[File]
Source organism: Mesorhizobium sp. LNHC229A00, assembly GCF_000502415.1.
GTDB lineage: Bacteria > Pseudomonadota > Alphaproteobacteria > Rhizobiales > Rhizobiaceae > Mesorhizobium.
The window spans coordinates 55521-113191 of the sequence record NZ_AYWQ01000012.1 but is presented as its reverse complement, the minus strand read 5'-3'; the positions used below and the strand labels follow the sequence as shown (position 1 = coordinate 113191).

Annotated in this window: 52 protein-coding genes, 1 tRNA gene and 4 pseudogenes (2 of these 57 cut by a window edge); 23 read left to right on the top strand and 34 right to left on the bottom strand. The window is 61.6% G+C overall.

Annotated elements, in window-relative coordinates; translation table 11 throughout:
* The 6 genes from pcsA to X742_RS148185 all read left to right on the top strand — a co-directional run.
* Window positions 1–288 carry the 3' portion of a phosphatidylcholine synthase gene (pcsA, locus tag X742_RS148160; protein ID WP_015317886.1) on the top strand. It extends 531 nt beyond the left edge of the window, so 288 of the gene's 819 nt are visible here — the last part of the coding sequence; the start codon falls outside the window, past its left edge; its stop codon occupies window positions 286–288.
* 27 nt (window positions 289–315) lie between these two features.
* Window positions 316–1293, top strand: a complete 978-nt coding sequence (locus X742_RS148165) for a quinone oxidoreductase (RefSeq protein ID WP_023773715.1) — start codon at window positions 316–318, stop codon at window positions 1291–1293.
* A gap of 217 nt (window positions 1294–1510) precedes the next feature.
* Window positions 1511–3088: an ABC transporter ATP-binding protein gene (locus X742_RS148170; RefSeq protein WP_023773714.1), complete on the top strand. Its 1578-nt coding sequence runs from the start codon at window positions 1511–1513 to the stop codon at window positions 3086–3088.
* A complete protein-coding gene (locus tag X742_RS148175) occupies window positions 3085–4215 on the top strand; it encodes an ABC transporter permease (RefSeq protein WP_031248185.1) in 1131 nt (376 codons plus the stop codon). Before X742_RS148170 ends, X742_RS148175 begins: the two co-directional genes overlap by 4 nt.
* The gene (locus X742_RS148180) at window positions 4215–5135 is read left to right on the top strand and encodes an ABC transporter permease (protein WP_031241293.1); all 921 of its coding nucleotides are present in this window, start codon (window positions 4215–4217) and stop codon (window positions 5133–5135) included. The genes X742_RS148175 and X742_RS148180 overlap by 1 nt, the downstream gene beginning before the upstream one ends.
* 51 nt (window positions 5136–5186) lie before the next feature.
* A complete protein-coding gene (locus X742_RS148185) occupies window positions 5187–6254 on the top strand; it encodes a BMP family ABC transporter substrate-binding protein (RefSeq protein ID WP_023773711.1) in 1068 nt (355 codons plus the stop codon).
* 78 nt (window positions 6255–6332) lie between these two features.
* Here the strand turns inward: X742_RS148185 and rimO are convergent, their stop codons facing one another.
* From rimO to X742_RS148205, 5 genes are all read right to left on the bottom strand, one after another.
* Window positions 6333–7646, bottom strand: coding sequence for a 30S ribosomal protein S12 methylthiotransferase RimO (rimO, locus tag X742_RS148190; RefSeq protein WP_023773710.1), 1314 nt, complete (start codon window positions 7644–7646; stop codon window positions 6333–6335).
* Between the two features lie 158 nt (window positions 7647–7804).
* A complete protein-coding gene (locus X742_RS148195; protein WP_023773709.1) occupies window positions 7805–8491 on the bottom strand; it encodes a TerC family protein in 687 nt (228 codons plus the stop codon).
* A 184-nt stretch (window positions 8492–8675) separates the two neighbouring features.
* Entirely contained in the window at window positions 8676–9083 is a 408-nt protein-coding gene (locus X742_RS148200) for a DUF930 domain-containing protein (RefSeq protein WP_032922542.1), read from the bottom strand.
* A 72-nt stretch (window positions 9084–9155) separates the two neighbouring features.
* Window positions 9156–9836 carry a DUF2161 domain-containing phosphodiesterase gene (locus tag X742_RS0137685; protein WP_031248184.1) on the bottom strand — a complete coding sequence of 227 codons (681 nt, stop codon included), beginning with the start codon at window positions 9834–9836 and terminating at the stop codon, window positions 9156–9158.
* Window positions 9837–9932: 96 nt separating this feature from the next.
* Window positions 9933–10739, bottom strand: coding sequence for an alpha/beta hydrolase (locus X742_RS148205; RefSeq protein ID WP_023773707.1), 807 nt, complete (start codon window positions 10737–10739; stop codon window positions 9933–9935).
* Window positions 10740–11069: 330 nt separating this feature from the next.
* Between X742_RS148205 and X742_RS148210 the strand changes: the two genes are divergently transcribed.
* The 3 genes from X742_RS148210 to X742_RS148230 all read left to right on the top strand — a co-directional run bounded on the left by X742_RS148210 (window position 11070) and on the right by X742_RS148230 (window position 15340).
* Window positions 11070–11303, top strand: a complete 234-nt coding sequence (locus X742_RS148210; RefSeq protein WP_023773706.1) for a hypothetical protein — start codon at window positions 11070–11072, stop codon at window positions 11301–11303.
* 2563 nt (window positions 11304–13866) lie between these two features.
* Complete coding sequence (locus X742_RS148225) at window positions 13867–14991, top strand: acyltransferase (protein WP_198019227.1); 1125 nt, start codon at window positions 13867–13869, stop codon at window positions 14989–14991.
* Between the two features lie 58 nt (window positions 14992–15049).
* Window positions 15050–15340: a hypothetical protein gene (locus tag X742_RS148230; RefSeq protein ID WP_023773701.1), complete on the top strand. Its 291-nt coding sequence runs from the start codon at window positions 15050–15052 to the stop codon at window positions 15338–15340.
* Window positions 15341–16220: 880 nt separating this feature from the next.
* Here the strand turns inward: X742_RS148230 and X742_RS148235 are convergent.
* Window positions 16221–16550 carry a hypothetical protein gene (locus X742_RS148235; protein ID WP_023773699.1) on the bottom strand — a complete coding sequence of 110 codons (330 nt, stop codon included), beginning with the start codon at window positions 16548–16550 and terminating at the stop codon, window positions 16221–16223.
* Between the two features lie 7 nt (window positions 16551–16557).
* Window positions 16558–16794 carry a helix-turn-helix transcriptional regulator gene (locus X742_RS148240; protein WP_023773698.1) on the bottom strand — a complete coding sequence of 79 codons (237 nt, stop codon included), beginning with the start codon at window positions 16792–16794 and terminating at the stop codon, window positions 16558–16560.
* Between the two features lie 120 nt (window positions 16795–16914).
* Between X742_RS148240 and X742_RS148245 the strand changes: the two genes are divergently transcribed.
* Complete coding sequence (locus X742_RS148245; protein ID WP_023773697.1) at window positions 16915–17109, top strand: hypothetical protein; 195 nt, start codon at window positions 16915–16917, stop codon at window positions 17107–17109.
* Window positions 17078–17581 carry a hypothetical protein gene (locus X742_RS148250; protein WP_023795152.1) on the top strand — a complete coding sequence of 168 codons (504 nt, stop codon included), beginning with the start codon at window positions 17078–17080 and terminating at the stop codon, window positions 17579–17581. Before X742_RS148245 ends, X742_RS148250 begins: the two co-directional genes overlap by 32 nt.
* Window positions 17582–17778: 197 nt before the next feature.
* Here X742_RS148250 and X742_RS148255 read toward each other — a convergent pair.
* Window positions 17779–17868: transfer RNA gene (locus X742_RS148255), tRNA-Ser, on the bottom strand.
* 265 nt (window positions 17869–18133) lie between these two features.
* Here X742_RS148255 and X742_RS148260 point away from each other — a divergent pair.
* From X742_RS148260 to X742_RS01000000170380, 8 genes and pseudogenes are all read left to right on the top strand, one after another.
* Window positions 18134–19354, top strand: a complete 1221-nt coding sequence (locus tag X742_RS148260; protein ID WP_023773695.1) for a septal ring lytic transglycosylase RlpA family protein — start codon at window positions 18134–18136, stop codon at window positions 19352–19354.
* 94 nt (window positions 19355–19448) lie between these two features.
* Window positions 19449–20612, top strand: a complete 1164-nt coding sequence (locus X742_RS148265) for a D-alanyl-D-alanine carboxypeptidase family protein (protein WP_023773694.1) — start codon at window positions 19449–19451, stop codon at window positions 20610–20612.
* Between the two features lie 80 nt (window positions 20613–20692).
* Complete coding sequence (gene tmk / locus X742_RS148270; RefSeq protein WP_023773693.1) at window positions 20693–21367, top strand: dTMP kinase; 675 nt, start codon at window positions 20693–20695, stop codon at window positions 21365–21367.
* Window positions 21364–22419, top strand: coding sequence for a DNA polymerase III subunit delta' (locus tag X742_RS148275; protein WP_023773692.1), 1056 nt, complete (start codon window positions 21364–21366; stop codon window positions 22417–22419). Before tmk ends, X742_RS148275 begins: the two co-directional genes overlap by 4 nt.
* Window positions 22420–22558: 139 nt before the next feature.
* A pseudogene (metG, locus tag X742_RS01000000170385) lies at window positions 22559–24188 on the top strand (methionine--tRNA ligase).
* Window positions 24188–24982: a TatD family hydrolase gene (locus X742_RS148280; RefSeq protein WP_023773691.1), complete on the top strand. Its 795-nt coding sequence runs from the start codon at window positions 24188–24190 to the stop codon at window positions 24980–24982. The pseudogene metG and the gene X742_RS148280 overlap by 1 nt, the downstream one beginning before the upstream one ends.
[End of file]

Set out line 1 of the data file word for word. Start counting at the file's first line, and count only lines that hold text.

Source organism: Mesorhizobium sp. LNHC229A00, assembly GCF_000502415.1.